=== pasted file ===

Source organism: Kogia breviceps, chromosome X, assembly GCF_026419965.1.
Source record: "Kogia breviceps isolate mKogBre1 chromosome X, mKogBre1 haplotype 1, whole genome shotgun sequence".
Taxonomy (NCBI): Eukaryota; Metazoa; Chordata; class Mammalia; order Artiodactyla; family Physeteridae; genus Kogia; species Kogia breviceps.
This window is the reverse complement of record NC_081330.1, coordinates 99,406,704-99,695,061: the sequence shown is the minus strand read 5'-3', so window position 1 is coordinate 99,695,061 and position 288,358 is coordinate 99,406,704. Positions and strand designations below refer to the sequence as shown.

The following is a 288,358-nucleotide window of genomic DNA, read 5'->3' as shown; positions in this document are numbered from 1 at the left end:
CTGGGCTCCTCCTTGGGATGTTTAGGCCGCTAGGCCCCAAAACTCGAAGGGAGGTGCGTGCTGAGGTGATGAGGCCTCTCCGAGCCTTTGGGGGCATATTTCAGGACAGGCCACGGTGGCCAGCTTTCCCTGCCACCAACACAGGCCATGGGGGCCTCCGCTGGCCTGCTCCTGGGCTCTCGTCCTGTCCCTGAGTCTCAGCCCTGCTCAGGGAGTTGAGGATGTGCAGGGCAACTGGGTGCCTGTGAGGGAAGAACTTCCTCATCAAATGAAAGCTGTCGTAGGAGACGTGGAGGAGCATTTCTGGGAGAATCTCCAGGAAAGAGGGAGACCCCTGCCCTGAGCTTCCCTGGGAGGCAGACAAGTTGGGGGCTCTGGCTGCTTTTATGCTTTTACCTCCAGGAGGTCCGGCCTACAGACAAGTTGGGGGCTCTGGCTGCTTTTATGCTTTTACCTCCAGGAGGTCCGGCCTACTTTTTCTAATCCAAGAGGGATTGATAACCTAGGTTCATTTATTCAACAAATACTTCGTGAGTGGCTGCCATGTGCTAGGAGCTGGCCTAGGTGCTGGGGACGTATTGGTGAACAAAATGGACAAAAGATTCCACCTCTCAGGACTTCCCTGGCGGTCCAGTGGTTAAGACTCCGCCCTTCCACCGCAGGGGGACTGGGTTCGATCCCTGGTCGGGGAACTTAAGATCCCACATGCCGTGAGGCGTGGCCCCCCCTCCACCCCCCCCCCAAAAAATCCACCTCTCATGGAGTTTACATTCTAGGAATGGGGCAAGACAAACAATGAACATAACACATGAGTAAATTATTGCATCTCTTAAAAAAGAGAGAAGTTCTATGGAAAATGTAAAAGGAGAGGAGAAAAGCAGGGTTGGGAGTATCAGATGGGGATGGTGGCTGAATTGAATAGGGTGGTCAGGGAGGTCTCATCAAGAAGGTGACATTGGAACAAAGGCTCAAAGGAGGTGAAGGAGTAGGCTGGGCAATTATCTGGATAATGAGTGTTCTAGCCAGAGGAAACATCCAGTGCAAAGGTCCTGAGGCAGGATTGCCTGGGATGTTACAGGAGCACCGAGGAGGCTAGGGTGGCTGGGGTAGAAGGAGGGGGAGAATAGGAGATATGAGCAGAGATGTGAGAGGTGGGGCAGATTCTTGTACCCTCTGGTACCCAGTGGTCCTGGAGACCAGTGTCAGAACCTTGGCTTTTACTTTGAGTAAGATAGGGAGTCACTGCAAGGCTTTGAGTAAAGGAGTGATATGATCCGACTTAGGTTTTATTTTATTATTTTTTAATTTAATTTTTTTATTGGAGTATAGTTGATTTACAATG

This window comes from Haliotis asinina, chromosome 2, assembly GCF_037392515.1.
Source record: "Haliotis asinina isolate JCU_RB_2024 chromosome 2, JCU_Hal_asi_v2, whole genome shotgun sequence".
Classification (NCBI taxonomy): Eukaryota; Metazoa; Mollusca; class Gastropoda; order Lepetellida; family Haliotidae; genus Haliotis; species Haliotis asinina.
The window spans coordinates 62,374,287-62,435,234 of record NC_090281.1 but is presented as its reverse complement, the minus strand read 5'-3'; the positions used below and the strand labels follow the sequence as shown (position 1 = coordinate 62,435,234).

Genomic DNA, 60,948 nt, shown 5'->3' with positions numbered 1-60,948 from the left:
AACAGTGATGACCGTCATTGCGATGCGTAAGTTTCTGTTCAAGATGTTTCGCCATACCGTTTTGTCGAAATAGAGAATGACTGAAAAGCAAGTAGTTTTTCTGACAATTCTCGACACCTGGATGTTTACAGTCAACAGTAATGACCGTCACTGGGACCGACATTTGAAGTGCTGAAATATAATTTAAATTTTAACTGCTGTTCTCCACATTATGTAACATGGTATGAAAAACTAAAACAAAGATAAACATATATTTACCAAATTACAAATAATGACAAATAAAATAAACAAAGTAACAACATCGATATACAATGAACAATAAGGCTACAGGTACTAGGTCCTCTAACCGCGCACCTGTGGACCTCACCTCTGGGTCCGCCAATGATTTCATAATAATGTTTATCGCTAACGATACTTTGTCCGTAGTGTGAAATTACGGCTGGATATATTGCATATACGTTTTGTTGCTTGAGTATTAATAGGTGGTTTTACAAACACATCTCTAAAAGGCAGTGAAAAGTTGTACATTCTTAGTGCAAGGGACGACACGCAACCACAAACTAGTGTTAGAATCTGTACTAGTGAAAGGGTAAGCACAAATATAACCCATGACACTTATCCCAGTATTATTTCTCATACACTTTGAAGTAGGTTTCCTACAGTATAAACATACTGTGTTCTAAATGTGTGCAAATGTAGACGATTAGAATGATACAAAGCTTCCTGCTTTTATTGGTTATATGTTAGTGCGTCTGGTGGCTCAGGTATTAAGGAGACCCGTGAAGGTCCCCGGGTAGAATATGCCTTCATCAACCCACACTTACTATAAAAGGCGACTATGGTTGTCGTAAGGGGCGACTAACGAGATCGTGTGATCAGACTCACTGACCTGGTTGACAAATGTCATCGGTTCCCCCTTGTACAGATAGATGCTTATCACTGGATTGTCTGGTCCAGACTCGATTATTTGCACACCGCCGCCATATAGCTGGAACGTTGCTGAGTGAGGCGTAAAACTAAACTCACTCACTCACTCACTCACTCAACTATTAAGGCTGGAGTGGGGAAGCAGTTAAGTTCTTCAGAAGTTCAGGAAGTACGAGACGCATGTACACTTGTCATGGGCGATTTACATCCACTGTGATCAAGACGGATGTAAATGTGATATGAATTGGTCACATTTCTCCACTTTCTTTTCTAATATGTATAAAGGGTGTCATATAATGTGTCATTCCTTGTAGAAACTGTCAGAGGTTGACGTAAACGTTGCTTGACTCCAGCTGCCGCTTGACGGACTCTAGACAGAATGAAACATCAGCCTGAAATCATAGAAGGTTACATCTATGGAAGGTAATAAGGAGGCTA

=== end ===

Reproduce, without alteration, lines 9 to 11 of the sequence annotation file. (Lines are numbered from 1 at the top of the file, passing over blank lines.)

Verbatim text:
Classification (NCBI taxonomy): Eukaryota; Metazoa; Mollusca; class Gastropoda; order Lepetellida; family Haliotidae; genus Haliotis; species Haliotis asinina.
The window spans coordinates 62,374,287-62,435,234 of record NC_090281.1 but is presented as its reverse complement, the minus strand read 5'-3'; the positions used below and the strand labels follow the sequence as shown (position 1 = coordinate 62,435,234).

Genomic DNA, 60,948 nt, shown 5'->3' with positions numbered 1-60,948 from the left: